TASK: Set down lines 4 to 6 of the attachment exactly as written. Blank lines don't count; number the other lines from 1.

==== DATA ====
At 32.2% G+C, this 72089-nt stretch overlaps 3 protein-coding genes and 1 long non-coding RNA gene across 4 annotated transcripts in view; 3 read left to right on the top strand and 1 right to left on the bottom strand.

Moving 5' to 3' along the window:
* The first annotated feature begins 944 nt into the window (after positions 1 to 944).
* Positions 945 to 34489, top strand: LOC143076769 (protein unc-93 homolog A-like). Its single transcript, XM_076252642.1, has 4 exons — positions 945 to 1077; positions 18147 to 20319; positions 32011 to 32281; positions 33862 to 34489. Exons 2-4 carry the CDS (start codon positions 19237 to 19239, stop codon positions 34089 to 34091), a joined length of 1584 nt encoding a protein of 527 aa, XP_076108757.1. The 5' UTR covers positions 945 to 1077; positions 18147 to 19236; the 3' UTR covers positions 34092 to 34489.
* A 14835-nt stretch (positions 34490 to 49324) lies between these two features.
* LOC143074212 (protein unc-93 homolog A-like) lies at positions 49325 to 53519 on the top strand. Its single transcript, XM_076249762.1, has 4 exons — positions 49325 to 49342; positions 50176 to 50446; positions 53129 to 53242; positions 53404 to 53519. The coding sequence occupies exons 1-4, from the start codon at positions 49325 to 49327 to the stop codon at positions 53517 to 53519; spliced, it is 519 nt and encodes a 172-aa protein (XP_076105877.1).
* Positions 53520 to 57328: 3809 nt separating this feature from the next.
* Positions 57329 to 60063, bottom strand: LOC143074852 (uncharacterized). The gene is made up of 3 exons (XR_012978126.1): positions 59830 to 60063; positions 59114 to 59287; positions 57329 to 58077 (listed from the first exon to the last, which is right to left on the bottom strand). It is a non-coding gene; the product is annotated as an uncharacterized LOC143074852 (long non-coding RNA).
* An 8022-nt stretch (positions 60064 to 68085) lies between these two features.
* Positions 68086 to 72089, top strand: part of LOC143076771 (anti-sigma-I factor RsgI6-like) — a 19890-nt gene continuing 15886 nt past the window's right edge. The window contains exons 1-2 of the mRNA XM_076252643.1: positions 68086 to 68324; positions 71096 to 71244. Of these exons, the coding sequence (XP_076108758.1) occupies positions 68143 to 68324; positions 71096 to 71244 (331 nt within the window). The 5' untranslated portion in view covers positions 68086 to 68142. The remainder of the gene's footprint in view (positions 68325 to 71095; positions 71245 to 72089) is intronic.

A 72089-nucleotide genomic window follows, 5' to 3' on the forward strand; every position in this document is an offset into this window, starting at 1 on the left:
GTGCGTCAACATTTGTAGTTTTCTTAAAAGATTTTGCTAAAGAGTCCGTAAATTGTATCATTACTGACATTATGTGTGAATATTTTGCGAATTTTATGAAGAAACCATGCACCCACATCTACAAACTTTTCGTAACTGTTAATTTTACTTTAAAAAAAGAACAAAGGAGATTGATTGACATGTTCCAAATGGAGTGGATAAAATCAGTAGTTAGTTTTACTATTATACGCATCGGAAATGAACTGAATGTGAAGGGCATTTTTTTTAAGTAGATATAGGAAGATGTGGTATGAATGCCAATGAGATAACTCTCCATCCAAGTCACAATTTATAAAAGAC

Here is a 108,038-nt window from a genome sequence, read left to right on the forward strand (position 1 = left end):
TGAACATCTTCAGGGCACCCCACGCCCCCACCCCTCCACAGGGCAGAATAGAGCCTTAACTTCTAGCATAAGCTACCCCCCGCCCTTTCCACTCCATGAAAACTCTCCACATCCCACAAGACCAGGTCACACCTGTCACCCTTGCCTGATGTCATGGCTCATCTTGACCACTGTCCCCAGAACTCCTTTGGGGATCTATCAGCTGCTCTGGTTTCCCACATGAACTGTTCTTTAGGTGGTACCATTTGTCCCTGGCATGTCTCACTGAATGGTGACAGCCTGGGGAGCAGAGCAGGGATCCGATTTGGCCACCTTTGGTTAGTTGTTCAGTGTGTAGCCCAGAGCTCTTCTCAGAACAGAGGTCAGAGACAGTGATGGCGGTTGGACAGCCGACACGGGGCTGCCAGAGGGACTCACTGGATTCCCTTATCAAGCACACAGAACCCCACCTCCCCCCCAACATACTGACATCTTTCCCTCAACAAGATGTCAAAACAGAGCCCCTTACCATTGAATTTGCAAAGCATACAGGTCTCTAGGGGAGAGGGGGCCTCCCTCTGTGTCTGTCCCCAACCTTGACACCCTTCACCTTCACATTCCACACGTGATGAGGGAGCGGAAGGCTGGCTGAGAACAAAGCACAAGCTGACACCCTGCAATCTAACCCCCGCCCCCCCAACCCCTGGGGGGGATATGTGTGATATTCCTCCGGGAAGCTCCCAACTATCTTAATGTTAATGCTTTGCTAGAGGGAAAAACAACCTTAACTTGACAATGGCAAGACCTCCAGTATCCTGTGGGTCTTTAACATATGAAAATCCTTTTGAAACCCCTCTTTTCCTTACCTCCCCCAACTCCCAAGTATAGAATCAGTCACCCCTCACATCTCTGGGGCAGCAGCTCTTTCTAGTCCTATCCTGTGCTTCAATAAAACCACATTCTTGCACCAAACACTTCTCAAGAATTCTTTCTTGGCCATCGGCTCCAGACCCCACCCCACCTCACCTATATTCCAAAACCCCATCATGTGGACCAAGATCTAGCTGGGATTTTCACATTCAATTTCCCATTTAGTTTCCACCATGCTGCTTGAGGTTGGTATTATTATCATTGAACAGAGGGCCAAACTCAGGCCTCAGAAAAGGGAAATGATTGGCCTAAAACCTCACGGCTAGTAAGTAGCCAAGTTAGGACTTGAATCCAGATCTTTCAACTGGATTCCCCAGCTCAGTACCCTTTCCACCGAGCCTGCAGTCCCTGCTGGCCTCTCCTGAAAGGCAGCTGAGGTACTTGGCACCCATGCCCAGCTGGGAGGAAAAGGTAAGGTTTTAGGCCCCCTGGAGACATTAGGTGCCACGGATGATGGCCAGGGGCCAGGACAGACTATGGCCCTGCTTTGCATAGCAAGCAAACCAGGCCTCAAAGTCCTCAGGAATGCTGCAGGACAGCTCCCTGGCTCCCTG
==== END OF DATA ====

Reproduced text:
* Positions 945 to 34489, top strand: LOC143076769 (protein unc-93 homolog A-like). Its single transcript, XM_076252642.1, has 4 exons — positions 945 to 1077; positions 18147 to 20319; positions 32011 to 32281; positions 33862 to 34489. Exons 2-4 carry the CDS (start codon positions 19237 to 19239, stop codon positions 34089 to 34091), a joined length of 1584 nt encoding a protein of 527 aa, XP_076108757.1. The 5' UTR covers positions 945 to 1077; positions 18147 to 19236; the 3' UTR covers positions 34092 to 34489.
* A 14835-nt stretch (positions 34490 to 49324) lies between these two features.
* LOC143074212 (protein unc-93 homolog A-like) lies at positions 49325 to 53519 on the top strand. Its single transcript, XM_076249762.1, has 4 exons — positions 49325 to 49342; positions 50176 to 50446; positions 53129 to 53242; positions 53404 to 53519. The coding sequence occupies exons 1-4, from the start codon at positions 49325 to 49327 to the stop codon at positions 53517 to 53519; spliced, it is 519 nt and encodes a 172-aa protein (XP_076105877.1).